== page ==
Despite What Trump Says, Ohio Is Postponing Its Primary Election

Photographed by Olivia Locher.
After a briefing on Monday, during which President Donald Trump was asked about unprecedented efforts to flatten the curve of the coronavirus pandemic in the United States, he said he opposes delaying primary voting in any states. Ultimately, Trump said that the decision was “unnecessary” but that it would be up to respective state leaders to determine what is the best move going forward.
On Tuesday, there were still set to be primaries in states like Arizona, Florida, Illinois, and Ohio, but local government in Arizona and Ohio have already stopped primaries in an effort to protect both poll workers and voters from spreading COVID-19. Right now, with the urgent need for social distancing and a halt on gatherings of over 10 people, Centers for Disease Control and Prevention (CDC) recommendations suggest that the practice of primary voting — and any gathering of clusters of people at poll sites — may just be too risky. State officials were forced to make a monumental decision because of the current worldwide public health emergency: to postpone an election, despite the president's own input, or to keep it going.
But, due to growing concerns over how quickly the virus is spreading, Ohio Governor Mike DeWine chose to close the polls and postpone the state's primary less than 24-hours before they were supposed to start. DeWine's decision sets a massive precedent in how elections might be handled in the wake of coronavirus, directly in opposition to Trump's suggestions.
“During this time when we face an unprecedented public health crisis, to conduct an election tomorrow would would force poll workers and voters to place themselves at an unacceptable health risk of contracting coronavirus,” DeWine said in a statement.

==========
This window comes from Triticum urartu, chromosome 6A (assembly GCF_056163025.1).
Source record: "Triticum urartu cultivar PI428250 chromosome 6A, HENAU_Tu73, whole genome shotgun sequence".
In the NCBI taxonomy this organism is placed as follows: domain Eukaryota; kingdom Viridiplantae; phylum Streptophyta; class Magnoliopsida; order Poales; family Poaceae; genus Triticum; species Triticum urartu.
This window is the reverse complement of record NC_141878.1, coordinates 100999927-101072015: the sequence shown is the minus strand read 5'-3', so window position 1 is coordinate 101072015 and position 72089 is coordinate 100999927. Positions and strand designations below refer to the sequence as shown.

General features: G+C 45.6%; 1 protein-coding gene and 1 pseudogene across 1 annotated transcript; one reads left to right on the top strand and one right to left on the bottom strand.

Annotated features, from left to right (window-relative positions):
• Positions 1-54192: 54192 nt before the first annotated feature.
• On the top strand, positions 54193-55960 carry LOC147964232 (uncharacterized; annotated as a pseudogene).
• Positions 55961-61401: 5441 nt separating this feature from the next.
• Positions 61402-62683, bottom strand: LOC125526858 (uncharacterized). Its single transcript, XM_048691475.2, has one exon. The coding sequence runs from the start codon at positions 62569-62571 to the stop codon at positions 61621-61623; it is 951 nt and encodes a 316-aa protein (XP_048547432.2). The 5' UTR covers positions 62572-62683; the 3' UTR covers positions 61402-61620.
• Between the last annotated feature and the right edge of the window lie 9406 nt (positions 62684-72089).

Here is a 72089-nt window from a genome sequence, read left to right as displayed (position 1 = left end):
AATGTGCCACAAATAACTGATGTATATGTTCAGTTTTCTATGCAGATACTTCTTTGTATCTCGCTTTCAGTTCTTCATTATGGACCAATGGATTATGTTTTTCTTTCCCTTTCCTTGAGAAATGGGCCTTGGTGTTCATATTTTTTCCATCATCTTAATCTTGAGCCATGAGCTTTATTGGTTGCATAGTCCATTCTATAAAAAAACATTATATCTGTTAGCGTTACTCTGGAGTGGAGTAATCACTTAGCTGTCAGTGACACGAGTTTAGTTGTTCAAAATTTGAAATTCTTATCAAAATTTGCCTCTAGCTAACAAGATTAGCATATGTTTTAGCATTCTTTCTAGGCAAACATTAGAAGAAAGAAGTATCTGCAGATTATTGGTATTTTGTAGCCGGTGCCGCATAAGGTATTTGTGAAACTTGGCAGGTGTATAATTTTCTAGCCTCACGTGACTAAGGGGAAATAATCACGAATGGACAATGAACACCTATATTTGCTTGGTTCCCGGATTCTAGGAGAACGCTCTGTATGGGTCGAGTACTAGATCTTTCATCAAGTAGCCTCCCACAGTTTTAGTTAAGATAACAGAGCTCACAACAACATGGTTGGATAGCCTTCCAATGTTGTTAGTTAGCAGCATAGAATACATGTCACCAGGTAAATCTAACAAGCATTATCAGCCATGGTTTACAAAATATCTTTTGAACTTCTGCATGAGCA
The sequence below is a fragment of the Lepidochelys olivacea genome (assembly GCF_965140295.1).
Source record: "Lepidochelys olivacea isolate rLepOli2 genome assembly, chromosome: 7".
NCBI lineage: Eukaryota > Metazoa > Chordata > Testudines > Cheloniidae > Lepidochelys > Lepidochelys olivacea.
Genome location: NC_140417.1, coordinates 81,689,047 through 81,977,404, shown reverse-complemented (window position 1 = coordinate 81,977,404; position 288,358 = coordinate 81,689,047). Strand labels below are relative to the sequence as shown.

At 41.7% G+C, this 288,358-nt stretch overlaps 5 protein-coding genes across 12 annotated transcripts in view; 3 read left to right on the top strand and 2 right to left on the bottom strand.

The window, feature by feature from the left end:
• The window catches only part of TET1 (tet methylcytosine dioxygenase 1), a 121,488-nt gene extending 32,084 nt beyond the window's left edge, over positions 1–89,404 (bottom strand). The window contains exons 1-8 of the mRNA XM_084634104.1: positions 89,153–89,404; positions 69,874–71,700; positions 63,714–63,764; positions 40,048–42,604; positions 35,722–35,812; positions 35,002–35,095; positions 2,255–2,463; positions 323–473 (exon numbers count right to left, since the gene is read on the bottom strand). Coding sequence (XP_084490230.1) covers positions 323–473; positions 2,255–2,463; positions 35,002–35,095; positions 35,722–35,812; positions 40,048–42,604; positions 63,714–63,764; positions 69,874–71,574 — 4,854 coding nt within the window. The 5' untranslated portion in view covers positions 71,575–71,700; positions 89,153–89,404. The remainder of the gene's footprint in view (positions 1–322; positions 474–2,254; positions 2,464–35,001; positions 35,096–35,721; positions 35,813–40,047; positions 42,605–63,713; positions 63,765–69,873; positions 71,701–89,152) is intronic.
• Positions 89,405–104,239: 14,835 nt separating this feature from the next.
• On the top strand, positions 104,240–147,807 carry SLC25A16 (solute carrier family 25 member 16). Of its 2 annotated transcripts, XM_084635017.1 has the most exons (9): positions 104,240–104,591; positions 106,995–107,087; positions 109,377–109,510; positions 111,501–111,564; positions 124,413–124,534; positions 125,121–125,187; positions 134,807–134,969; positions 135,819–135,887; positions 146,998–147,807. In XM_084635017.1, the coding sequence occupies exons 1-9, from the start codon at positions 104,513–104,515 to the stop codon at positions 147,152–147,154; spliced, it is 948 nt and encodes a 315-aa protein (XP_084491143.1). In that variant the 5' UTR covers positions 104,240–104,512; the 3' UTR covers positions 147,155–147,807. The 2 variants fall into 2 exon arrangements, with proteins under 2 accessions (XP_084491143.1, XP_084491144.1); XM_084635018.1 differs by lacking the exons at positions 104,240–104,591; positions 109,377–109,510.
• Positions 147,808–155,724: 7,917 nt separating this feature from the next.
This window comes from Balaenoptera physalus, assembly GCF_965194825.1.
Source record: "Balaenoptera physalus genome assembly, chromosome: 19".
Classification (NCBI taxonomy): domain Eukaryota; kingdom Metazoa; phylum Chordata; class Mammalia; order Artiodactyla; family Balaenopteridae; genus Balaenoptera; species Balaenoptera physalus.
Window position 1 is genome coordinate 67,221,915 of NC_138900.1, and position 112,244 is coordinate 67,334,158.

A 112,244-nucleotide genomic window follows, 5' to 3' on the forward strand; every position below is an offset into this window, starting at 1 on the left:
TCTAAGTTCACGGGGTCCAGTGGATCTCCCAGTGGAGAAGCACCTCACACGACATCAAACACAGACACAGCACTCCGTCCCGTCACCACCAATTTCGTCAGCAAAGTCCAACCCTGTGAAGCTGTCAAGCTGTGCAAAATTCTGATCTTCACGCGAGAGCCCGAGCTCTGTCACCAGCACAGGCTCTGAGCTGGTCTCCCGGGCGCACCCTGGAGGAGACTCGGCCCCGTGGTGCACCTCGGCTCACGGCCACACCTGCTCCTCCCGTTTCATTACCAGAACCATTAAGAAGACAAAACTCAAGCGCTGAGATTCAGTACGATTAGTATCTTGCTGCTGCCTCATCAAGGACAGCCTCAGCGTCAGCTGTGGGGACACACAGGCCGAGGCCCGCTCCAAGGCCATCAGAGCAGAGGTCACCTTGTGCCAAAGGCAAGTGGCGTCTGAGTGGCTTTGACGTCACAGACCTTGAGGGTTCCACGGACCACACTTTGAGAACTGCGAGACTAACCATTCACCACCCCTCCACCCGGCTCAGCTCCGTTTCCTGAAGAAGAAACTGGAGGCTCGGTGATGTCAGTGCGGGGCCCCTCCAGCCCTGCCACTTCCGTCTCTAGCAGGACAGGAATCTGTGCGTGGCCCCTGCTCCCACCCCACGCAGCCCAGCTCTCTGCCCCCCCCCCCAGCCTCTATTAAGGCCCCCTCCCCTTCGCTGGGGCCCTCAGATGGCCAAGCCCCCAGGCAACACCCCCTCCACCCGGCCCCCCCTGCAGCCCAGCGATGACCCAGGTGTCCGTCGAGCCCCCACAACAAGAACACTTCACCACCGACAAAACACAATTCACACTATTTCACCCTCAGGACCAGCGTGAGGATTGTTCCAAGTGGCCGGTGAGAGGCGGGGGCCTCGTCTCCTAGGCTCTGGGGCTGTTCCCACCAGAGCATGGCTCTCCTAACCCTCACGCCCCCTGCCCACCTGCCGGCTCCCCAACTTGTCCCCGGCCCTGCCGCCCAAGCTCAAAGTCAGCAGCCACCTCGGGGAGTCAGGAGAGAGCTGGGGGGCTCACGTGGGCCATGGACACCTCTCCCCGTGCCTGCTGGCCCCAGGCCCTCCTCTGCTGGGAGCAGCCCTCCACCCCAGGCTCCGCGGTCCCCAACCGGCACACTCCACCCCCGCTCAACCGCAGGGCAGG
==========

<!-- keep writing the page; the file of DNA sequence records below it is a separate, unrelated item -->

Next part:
One of the reasons that Ohio and other states wish to postpone primary elections at the moment is because of the most at-risk populations — people who are immunocompromised and disabled, elderly people, and young people. Oftentimes, schools are used as polling sites during elections, introducing the risk of the disease, which can stay on surfaces for days.
DeWine tweeted about the three-page order closing polling locations in Ohio due to the risk of COVID-19 as well. In a following tweet, he called it "literally a matter of life and death."
Despite DeWine's original effort to postpone the election, a court judge in Ohio initially blocked the action. While the judge denied the request to move the primary to June, the Ohio Supreme Court then changed its ruling, according to the Columbus Dispatch. The primary in Ohio, once on, then off, and on again is officially not happening.  
This is all happening at the same time that other cities are beginning to face lockdowns where people are told to stay in there homes except for absolute emergency, like in the Bay Area, and widespread closures of public places in cities like New York
Currently, there are 50 people in Ohio who have tested positive for COVID-19 so far, with more cases being tested as they become available. As such, the disease could spread much too quickly to poll workers, making it urgent to take any precaution necessary to stop the exponential increase of cases in America. The CDC has warned against travel and any other activities that involve being around many people, in order to get ahead of the virus and keep the number of cases as low as possible, giving the U.S. a 15-day curve to slow the spread of the pandemic.
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